Guide to Computing Etiquette at Rensselaer

It is the hope and intent of Rensselaer Polytechnic Institute that providing high-quality computing facilities to its users will allow the Rensselaer community to maintain its access to all available local, national, and international information, as well as provide an environment which encourages both knowledge and the sharing of information.

However, Rensselaer also wishes to stress that each computer within the campus community acts as a tool which belongs to someone, be it an individual, an organization, or the Institute itself; therefore, it is each computer user's responsibility to be familiar with the particular conditions of use of, and to abide by, the computing provisions set forth by the Institute.

As a user of the computing facilities here at Rensselaer, you should be aware that, while you have specific rights associated with your computer use authorization, Rensselaer also expects that you will use that authorization in a professional and responsible manner.

Please refer all questions or problems to postmaster@rpi.edu.

Specifically, Rensselaer requests that you adhere to the following computer provisions:

  • Use your computer account for educational purposes only. Rensselaer computing facilities are not to be used for commercial purposes.
  • Keep your password confidential. It may be tempting to share your password with your best friend or class project team members, but remember that doing so puts you at risk. For example, anyone having access to your password may also use the Student Information System (SIS) to find out your class grades or credit card information, or run up large printings bills from your account.
  • Therefore, to avoid the chance of these things happening, change your password frequently, and use other means to share your files.

  • Give others a fair chance to use the resources. Remember, there are many other users on this campus who have as much right to the resources as you do. Therefore, be considerate of other users' computer needs, and avoid resource "hogging." Basically, remember that you may be in a position at some time when you would like to have access to a machine, and just think how you would feel if an inconsiderate user was "hogging" a machine you could use.
  • Be yourself. Specifically, use your own userid when sending electronic mail to others; trying to disguise your identity by using another person's userid could qualify as falsifying information and could therefore be grounds for disciplinary action.
  • Keep privates private. Currently, a number of File Transfer Protocol (FTP) sites exist which allow users to access and copy sexually explicit and other potentially offensive files to their home directories. Rensselaer, by right, cannot forbid users from obtaining these files. However, since it is nearly impossible to avoid seeing large images displayed on other users' computer screens, Rensselaer considers the display of such material within its labs to be public display, and therefore creates a hostile working environment which violates Rensselaer's policy regarding sexual harassment. In addition, the practice of publicly displaying sexually explicit or other similarly offensive material is a Class A misdemeanor under Penal Law 245.11. Therefore, we request that you view such material elsewhere to avoid offending others.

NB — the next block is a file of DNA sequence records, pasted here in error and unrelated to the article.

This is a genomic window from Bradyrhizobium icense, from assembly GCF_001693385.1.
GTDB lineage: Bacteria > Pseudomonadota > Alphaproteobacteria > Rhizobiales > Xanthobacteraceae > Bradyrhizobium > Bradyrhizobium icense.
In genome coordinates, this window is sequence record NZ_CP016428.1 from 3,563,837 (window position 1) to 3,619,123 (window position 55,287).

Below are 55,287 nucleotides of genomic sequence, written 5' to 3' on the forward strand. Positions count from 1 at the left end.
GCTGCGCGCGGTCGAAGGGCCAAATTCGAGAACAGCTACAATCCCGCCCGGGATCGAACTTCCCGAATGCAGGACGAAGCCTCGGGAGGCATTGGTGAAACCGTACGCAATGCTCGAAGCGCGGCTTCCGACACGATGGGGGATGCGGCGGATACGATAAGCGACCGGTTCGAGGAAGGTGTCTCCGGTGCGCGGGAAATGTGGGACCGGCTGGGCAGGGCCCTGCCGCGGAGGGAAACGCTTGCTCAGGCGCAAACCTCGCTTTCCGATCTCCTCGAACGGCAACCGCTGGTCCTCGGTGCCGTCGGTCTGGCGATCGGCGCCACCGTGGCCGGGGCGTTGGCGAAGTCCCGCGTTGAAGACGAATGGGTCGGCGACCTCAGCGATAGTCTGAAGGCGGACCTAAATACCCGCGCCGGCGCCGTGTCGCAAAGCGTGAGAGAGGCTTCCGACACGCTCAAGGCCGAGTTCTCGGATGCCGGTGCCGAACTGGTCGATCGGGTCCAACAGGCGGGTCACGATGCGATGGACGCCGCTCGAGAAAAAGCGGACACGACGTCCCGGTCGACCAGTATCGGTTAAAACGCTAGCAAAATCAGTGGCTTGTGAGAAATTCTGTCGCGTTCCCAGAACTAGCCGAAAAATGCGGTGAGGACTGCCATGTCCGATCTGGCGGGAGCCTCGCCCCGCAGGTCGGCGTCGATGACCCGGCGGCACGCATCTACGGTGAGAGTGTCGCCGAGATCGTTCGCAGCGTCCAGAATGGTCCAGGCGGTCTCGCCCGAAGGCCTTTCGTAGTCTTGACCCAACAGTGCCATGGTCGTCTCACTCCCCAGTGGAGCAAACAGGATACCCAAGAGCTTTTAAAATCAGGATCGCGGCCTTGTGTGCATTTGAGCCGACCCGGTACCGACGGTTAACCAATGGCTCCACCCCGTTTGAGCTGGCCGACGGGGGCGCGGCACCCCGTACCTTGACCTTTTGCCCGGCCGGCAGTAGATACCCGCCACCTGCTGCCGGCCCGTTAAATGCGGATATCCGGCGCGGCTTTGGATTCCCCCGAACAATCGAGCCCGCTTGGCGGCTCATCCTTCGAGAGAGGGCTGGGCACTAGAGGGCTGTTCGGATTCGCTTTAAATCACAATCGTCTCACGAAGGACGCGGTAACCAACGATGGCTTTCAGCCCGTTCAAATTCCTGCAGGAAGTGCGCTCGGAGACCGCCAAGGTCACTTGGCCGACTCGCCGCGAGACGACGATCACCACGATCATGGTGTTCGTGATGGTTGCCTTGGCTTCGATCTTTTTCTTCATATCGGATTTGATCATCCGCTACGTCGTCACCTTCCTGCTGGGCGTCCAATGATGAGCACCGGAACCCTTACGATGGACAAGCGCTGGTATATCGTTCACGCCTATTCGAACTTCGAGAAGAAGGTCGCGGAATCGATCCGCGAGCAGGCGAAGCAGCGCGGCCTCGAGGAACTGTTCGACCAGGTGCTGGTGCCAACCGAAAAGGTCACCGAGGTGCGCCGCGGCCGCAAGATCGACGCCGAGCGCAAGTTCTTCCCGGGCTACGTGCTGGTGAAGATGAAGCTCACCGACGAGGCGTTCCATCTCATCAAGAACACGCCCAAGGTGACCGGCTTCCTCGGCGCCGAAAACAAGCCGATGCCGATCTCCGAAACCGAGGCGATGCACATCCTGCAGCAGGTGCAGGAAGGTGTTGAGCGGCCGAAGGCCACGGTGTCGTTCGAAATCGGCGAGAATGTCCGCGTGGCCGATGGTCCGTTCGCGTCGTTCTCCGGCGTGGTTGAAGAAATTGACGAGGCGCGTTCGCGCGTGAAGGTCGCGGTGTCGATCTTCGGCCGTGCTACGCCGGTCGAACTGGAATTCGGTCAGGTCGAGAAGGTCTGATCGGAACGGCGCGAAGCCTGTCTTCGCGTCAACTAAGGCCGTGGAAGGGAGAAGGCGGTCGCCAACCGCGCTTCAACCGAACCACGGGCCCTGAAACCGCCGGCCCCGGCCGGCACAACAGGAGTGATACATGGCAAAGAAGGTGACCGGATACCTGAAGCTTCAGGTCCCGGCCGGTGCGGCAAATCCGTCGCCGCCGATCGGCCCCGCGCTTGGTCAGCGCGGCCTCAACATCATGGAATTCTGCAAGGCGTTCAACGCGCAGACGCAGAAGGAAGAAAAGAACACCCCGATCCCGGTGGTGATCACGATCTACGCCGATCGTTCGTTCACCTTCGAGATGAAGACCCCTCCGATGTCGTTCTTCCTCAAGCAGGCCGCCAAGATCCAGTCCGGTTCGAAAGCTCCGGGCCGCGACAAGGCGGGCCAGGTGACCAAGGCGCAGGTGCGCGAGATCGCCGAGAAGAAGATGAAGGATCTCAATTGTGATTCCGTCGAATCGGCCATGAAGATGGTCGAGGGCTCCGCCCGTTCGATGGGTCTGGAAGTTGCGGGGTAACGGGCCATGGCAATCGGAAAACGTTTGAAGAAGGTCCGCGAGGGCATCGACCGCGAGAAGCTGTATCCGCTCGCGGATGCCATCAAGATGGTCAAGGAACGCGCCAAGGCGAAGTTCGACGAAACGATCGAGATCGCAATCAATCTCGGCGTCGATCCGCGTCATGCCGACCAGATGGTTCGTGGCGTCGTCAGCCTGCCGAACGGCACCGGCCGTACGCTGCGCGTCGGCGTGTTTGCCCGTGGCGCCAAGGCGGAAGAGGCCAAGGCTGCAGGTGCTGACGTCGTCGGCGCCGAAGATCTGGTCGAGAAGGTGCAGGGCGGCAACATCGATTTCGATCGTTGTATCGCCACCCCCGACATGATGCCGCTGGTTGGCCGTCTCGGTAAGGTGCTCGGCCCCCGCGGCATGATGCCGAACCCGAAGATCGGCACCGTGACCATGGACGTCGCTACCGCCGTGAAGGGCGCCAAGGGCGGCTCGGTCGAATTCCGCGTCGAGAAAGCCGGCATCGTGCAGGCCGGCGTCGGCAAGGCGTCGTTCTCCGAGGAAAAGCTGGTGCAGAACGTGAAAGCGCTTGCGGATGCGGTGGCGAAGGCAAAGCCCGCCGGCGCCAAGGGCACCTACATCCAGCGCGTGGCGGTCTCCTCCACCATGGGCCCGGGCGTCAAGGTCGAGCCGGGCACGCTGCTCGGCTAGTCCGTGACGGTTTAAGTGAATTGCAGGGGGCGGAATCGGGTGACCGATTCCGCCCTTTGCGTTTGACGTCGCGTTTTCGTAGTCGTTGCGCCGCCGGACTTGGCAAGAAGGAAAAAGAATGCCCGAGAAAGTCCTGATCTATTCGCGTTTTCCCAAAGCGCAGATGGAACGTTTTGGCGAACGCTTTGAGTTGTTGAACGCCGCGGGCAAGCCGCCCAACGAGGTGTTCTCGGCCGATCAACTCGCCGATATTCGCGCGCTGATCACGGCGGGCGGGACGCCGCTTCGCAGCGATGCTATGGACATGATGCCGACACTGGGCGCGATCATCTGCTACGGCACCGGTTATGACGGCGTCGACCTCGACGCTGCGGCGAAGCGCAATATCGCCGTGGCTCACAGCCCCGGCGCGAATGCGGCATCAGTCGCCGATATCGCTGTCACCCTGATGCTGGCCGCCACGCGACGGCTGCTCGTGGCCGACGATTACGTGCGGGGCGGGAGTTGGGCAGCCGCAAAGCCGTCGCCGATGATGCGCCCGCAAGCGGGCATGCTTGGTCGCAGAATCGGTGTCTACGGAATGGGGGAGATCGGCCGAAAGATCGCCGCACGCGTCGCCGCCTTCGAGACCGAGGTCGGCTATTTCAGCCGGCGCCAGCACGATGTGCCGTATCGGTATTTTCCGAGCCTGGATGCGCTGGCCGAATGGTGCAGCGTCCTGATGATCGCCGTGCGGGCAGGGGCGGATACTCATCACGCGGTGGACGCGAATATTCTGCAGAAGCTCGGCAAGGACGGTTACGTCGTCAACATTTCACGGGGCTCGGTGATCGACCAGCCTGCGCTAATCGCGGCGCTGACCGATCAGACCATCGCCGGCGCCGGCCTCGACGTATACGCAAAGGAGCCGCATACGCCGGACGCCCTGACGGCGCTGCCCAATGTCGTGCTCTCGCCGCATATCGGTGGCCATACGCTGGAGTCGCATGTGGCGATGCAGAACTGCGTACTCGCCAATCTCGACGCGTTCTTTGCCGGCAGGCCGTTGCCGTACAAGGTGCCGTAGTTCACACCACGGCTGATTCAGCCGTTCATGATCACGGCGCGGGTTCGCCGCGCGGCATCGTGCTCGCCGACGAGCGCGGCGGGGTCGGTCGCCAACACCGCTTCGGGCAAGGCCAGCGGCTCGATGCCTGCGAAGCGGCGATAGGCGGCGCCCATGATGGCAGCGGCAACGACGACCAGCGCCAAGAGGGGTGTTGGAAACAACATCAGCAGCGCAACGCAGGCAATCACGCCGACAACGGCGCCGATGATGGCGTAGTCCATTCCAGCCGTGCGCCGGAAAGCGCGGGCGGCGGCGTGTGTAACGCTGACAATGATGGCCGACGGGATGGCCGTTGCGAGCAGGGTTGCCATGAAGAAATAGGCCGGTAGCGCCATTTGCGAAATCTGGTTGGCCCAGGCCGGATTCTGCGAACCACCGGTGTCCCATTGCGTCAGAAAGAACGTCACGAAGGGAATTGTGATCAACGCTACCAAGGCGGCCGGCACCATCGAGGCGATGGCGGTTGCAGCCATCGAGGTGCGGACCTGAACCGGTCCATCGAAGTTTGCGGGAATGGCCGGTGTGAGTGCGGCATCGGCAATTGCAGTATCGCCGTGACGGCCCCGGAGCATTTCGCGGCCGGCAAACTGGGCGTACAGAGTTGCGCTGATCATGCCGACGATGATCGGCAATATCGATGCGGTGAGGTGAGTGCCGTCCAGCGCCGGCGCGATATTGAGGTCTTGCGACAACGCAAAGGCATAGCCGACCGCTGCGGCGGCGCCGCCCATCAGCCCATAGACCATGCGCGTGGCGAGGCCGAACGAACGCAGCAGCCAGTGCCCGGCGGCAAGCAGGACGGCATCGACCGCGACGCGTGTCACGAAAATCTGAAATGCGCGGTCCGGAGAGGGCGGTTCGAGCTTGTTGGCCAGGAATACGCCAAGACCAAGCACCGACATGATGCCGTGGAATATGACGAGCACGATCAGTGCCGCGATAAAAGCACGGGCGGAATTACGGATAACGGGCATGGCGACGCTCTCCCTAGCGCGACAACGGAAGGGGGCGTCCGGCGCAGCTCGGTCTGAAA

• Exercise caution. Occasionally, computer users will leave temptingly attractive files lying around on the network; these programs, known as "trojan horses," may outwardly appear to have a legitimate and advertised purpose--such as letting you play a certain game--but remember that programs such as this may have been put there with malicious intent, and running them may unobtrusively cause some serious harm to your account, such as deleting all your files.
  • So, in short, be careful. If you happen to come across something on the network that looks tempting but which you're unsure of, don't run the risk of falling victim to a "trojan horse." Instead, report your findings to by e-mail to postmaster@rpi.edu. For immediate assistance, you can go to the Help Desk in the VCC.

  • Leave the chain mail to the Middle Ages. Chain letters may sound like a cool thing to send on the system, but in reality, they do little more than up take space on the system...and waste your time! So if you ever consider starting up an on-line chain letter, please...think twice. And if you ever receive a chain letter on the system, just ignore it. The system--and anyone else to whom you might have considered passing the letter on --will thank you for it.
  • Respect other sites' computing facilities. Remember, while Rensselaer allows you to connect to a host of other computing facilities, the computer users at other educational, commercial, and governmental sites--whether they be local, nation-wide, or world-wide--have as much right to reliable computing facilities and accurate information as you do here. Therefore, please do not misuse any other sites' facilities or attempt to modify any sites' system hardware or software.

A Reminder...

Rensselaer wishes to remind you that, while we will do everything we can to provide you with the best quality computing facilities, it is also your responsibility to ensure that your computing experience here at Rensselaer is a productive and enjoyable one.

If at any time, even after taking all the precautions that you can, you still feel that your rights as a computer user on this campus are being violated, or if you are aware of other computer users who are misusing or abusing the computer facilities, please report the problem to your system administrator, or to the appropriate Rensselaer official, such as the Dean of Students. The sooner the proper authorities become aware of these problems, the sooner we can investigate the incidents and remedy the situation.

Thank you for your cooperation...and happy computing!